Today’s attention economy does a bad turn on real science

Until recently, physicist Ranga Dias enjoyed a burgeoning fame as a scientist. He was named one of Time magazine’s 100 Next Innovators, and The New York Times called the room-temperature superconducting material he allegedly discovered a “magical” substance that would “transform civilization.”

But even then, other physicists pointed to evidence of data manipulation and plagiarism. The first paper that catapulted his career was retracted by Nature last September. Earlier this year, another paper was withdrawn from Physical Review Letters (PRL). Now eight of Diaz’s collaborators have asked Nature to retract a third paper published in March. This is just one of several scandals about dubious results hitting the leading journals. High-impact journals have a bias toward newsworthy articles, so inflating the significance or originality of one’s work in any field can help a scholar get in.

If you’re trying to get into Nature, “humility is penalized or strongly discouraged,” said Ivan Oransky, co-founder of the Retraction Watch blog. This may help explain why Nature will pick up a second paper from the Dias group despite questions about the integrity of the research. His findings are impressive, if true.

And even if there was data manipulation, the materials could be superconducting as claimed. History points to cases where scientists manipulated data but were right. Russell Hemley, a physicist at the University of Illinois, has done experiments on similar materials and recently replicated one of Diaz’s findings. Hemley told me he stands by all of his work, although other physicists worry that this second result is a mistake.

Superconductors were a surprising discovery in the early 20th century. When cooled with liquid helium, the electrons pair up, although they normally repel each other strongly. The pairs flow in an electric current with zero resistance and create a powerful magnetic field in the process. Scientists have long worked to make the phenomenon work at more easily achievable temperatures. A room temperature superconductor is a holy grail. So Diaz’s findings are the kind of extraordinary claims that Carl Sagan has said require extraordinary evidence but, even if true, are not necessarily civilization-transforming.

“When we discover things in physics in general, but condensed matter physics in particular, we never know where it’s going to take us,” said Peter Armitage, a physicist at Johns Hopkins University. A room-temperature superconductor may still need to cool to get enough current to be useful. How it will be used depends largely on the creativity of scientists and engineers. Diaz’s first paper claimed the discovery of a room-temperature superconductor that operates at extremely high pressures. The second paper claims that another material made of lutetium combined with hydrogen and nitrogen works at room temperature and less extreme pressure.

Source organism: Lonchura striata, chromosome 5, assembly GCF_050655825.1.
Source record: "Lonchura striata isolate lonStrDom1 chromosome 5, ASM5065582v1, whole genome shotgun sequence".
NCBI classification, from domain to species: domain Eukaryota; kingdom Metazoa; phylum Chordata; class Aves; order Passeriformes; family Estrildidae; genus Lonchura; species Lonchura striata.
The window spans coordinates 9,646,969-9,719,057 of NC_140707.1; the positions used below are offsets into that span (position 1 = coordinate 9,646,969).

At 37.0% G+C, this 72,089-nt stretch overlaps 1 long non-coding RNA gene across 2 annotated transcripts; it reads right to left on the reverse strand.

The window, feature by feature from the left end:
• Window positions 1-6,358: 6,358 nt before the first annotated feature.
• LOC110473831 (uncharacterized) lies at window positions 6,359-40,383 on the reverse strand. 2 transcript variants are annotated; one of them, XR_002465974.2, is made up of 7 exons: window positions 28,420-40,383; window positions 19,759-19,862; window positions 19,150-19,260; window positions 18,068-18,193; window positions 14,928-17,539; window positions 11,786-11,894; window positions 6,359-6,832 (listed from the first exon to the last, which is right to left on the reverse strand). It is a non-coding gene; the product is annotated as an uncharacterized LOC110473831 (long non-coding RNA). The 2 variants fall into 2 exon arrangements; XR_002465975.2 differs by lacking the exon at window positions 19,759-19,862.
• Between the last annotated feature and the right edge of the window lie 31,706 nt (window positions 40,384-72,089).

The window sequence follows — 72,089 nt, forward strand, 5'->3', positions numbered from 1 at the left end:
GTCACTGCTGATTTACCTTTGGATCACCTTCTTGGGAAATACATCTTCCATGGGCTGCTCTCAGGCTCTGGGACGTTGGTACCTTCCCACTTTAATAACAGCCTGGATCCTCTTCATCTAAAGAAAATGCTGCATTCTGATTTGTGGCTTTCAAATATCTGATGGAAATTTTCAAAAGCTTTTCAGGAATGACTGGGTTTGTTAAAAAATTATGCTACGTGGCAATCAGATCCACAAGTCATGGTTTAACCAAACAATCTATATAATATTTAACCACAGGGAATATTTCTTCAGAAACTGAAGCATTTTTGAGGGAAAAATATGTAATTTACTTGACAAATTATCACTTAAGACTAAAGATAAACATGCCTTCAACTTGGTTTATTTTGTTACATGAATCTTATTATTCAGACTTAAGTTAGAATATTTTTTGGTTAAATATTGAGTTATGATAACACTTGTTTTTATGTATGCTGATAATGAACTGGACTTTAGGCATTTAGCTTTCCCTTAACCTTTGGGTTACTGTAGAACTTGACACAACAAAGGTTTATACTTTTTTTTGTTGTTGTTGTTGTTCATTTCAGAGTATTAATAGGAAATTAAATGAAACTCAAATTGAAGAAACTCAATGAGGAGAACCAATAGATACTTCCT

Several physicists reviewed the first Nature paper published in 2020 (now retracted) and found that some graphics were copied from other papers about earlier experiments. More problems appeared in the PRL document. Physicist James Hamlin told me that he noticed some passages that looked familiar and turned out to be copied from his thesis. He later discovered that much of Diaz’s thesis had been plagiarized from his own. Then there was the second nature paper.

Withdrawal is not as rare as one might think. Oransky of Retraction Watch said they see about 5,500 retractions in a typical year. A few are due to some innocent but gross mistake, but most occur due to alleged manipulation or falsification of data or other forms of misconduct. Oransky said journals are rarely transparent about the reasons for retracting an article.

Celebrity culture can lead to an escalation of exaggeration as journals, universities and funding agents heavily publicize high-profile discoveries. David Sanders, a virologist at Purdue University, became involved in the investigation of scientific integrity after 2009, when another scientist claimed to have discovered arsenic-based life. It made the Time 100 list and many front-page headlines for the discovery of a possible second origin of life or perhaps even aliens. None of these major implications were supported by the data presented. Sanders told me that this is not a story about the fall of a 15-minute celebrity scientist, but a failure of integrity and critical thinking in academia, at NASA, Science magazine and the media.

Although a small number of impostors exist in any human endeavor, most scientists make a sincere effort to advance our [knowledge]. But celebrity culture and the attention economy can wreak havoc on the public face of science. The only star should be nature itself. ©bloomberg

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